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beestings through a beesuit?

Posted by thisbud4u San Diego (My Page) on
Mon, Jul 17, 06 at 14:28

Help! My beesuit's too tight! Our last beekeeper at the farm puchased it, and he's a shrimpy guy. So here's my practical (but embarrassing) question: can I get away with wearing just my undies under the beesuit, or do I have to put on regular clothes and put the suit over the clothes? In other words, is the weave of the cloth on a beesuit tight enough to keep out beestings by itself?

Follow-Up Postings:

RE: beestings through a beesuit?

I went out to some hives a few days ago. THe guy i went with got stung (bees got mad, figured out how to get up his pans). I think they will be able to sting you even with clothes on underneath. But if I wrong, someone correct me casue I dont have a lot of experience.

RE: beestings through a beesuit?

  • Posted by ccrb1 z5 IND (My Page) on
    Thu, Jul 20, 06 at 11:38

The issue for me is overheating. I wear only underwear under my suit. But then again, I'm also usually barefoot, so I do get some apitherapy on my toes.

For me, the purpose of the coveralls is to keep the propolis stains on one set of clothing... they never come clean. I get stung thru the suit, and sometimes bees climb up my legs. You should see me do the dance.

But the key is overheating ... in our recent 90+ days, my suit is soaked with sweat and affords less protection against stings. But I can survive stings. I worry about heat stroke or heat exhaustion.

RE: beestings through a beesuit?

Clothing aint your problem. The suit is.

Suit needs to be bulky to help keep the bees stingers away from the skin. Which could you get stung through better, a spandex bodysuit, or a winter jacket? You need the bulk of a proper suit to keep the stingers away from the body.

Save your hide from stingers, and get a proper fitting suit.

RE: beestings through a beesuit?

Even with a "proper fitting suit" bees can sting through. Anytime you have the suit next to skin (belly, back if you're bent over, shoulder if you have something in the pocket, etc.) you can get stung. The bee suit typically gives the new beekeeper more confidence which keeps the bee keeper moving in gentle motions. Bees are more likely to sting if you move in jerky short movements. Bee suits keep your clothes clean. Many long time beekeepers will wear white coveralls (plain cotton ones) without gloves. Most will wear a helmet with veil, but not all.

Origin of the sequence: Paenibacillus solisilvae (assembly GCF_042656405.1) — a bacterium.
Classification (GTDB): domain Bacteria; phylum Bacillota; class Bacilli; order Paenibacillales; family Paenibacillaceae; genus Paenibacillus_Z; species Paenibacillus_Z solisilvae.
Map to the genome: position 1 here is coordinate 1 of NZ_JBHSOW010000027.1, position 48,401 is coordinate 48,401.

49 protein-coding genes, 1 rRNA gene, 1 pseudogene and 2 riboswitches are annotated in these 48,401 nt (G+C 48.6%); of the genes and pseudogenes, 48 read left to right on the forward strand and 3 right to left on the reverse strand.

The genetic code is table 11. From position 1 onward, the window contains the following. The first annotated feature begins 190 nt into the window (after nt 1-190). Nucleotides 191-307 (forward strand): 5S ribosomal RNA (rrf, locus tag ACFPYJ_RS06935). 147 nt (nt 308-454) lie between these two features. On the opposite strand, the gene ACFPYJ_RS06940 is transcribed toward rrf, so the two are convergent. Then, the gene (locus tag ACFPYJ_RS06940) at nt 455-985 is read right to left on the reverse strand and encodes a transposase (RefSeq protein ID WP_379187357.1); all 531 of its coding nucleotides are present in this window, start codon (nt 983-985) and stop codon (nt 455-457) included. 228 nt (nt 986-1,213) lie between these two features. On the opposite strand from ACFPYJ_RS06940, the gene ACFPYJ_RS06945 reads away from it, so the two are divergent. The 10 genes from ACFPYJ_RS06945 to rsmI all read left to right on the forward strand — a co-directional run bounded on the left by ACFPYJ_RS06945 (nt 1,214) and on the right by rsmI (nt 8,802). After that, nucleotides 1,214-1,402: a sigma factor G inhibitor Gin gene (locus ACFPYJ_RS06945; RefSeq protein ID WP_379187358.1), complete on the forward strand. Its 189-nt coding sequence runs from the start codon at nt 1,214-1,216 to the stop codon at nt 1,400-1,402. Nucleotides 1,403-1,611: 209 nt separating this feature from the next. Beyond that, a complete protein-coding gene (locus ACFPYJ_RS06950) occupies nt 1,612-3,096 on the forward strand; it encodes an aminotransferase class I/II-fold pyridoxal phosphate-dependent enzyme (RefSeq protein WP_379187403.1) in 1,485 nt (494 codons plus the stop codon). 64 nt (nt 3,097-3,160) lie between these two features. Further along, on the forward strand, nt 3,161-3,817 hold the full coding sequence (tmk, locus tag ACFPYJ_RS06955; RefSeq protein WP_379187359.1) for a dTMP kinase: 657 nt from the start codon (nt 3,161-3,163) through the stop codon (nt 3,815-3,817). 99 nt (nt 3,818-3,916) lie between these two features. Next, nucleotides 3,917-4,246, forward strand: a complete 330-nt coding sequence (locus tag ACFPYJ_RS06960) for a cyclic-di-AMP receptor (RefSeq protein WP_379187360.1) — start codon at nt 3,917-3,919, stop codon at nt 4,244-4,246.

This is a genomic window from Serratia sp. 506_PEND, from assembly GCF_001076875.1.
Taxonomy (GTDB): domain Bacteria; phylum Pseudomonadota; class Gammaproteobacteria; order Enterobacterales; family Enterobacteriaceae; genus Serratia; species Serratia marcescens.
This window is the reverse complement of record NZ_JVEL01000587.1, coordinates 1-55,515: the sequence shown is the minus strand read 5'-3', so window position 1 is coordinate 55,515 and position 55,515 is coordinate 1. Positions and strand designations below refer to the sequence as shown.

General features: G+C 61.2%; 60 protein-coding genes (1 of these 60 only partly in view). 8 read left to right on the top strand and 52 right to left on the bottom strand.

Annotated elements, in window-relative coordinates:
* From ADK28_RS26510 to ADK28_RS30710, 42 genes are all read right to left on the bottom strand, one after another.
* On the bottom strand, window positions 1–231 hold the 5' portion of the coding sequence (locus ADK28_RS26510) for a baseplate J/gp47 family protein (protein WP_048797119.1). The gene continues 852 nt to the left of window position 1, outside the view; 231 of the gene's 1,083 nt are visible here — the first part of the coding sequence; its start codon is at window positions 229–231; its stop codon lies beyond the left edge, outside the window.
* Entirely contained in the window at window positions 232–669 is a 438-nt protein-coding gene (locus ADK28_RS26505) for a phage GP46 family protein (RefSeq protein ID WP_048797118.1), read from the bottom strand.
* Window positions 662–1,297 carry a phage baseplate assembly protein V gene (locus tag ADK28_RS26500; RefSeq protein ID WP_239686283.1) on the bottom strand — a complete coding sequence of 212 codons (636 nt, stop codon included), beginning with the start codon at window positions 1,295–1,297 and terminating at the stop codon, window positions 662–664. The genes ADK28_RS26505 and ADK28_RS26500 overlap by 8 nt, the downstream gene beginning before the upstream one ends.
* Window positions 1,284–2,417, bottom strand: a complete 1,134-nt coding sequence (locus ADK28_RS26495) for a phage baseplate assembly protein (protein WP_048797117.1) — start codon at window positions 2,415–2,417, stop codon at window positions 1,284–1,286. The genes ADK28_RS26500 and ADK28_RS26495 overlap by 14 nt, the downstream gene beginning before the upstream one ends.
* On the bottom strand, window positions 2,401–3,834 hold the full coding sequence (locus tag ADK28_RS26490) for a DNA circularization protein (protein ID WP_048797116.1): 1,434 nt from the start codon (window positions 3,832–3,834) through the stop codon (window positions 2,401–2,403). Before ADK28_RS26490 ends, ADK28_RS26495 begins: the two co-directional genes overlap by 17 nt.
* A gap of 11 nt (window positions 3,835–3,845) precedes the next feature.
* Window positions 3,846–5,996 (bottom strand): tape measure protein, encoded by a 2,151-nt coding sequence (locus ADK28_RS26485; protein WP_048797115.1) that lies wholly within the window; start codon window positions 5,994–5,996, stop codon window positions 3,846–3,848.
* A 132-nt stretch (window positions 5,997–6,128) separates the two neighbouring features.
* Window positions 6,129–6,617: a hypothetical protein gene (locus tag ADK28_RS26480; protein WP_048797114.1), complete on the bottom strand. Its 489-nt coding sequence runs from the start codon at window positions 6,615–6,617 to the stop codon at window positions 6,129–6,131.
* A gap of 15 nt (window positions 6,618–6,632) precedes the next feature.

RE: beestings through a beesuit?

Well, this ain't reassuring. I'm gonna write to the manufacturers of Kevlar and see if I can make me a proper stingproof beesuit.

RE: beestings through a beesuit?

If you're a beekeeper you're going to get stung. If you are new to it you can build up your immunity by using ice to numb an area (hand) and inducing a bee to sting it. Once you are up to several stings at a time your body start to ignore the venom and only the piercing stinger hurts.
I preferred to take benedryl after working the bees in the beginning. Work bees, get stung come home, take benedryl, take nap. Minimal swelling and the body got used to it. Spring time will cause a bit of swelling, but the body gets used to it quickly.
Beekeepers are usually immune, but if their wives wash their suits the wives become allergic. Theory is that the dried venom, aerosolized in small doses causes allergy. Wash your suit every chance and don't let your spouse do it. A suit that has alot of alarm phermone from stings will make bees alarmed and sting it (you) more.

Here is a link that might be useful: Virginia Country Life

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